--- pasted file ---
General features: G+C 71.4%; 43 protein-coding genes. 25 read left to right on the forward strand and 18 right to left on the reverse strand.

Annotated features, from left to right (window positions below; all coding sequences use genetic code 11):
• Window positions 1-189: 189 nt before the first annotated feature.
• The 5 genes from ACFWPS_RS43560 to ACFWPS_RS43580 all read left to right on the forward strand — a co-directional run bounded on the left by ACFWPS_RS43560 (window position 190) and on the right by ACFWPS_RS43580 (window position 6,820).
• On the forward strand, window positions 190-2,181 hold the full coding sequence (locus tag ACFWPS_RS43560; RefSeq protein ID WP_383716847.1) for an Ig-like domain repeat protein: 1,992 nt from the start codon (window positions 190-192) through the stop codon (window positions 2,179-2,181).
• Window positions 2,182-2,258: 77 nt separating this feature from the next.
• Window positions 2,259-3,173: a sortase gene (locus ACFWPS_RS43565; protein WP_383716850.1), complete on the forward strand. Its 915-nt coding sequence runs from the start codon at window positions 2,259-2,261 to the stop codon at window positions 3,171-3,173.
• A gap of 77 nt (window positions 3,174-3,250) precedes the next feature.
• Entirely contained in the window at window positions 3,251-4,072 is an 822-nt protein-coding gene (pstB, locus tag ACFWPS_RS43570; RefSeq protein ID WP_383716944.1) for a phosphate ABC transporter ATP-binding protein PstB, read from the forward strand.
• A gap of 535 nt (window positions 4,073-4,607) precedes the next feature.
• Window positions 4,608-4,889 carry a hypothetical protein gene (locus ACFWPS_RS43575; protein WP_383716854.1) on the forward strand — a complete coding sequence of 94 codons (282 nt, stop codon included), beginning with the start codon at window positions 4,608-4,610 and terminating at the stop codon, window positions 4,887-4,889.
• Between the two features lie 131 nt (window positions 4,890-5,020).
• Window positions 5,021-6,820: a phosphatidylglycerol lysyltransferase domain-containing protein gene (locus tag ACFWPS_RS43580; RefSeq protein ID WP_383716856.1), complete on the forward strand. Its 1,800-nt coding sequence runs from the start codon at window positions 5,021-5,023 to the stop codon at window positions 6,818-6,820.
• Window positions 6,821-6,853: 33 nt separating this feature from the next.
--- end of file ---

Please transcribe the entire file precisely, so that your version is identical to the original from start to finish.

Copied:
General features: G+C 71.4%; 43 protein-coding genes. 25 read left to right on the forward strand and 18 right to left on the reverse strand.

Annotated features, from left to right (window positions below; all coding sequences use genetic code 11):
• Window positions 1-189: 189 nt before the first annotated feature.
• The 5 genes from ACFWPS_RS43560 to ACFWPS_RS43580 all read left to right on the forward strand — a co-directional run bounded on the left by ACFWPS_RS43560 (window position 190) and on the right by ACFWPS_RS43580 (window position 6,820).
• On the forward strand, window positions 190-2,181 hold the full coding sequence (locus tag ACFWPS_RS43560; RefSeq protein ID WP_383716847.1) for an Ig-like domain repeat protein: 1,992 nt from the start codon (window positions 190-192) through the stop codon (window positions 2,179-2,181).
• Window positions 2,182-2,258: 77 nt separating this feature from the next.
• Window positions 2,259-3,173: a sortase gene (locus ACFWPS_RS43565; protein WP_383716850.1), complete on the forward strand. Its 915-nt coding sequence runs from the start codon at window positions 2,259-2,261 to the stop codon at window positions 3,171-3,173.
• A gap of 77 nt (window positions 3,174-3,250) precedes the next feature.
• Entirely contained in the window at window positions 3,251-4,072 is an 822-nt protein-coding gene (pstB, locus tag ACFWPS_RS43570; RefSeq protein ID WP_383716944.1) for a phosphate ABC transporter ATP-binding protein PstB, read from the forward strand.
• A gap of 535 nt (window positions 4,073-4,607) precedes the next feature.
• Window positions 4,608-4,889 carry a hypothetical protein gene (locus ACFWPS_RS43575; protein WP_383716854.1) on the forward strand — a complete coding sequence of 94 codons (282 nt, stop codon included), beginning with the start codon at window positions 4,608-4,610 and terminating at the stop codon, window positions 4,887-4,889.
• Between the two features lie 131 nt (window positions 4,890-5,020).
• Window positions 5,021-6,820: a phosphatidylglycerol lysyltransferase domain-containing protein gene (locus tag ACFWPS_RS43580; RefSeq protein ID WP_383716856.1), complete on the forward strand. Its 1,800-nt coding sequence runs from the start codon at window positions 5,021-5,023 to the stop codon at window positions 6,818-6,820.
• Window positions 6,821-6,853: 33 nt separating this feature from the next.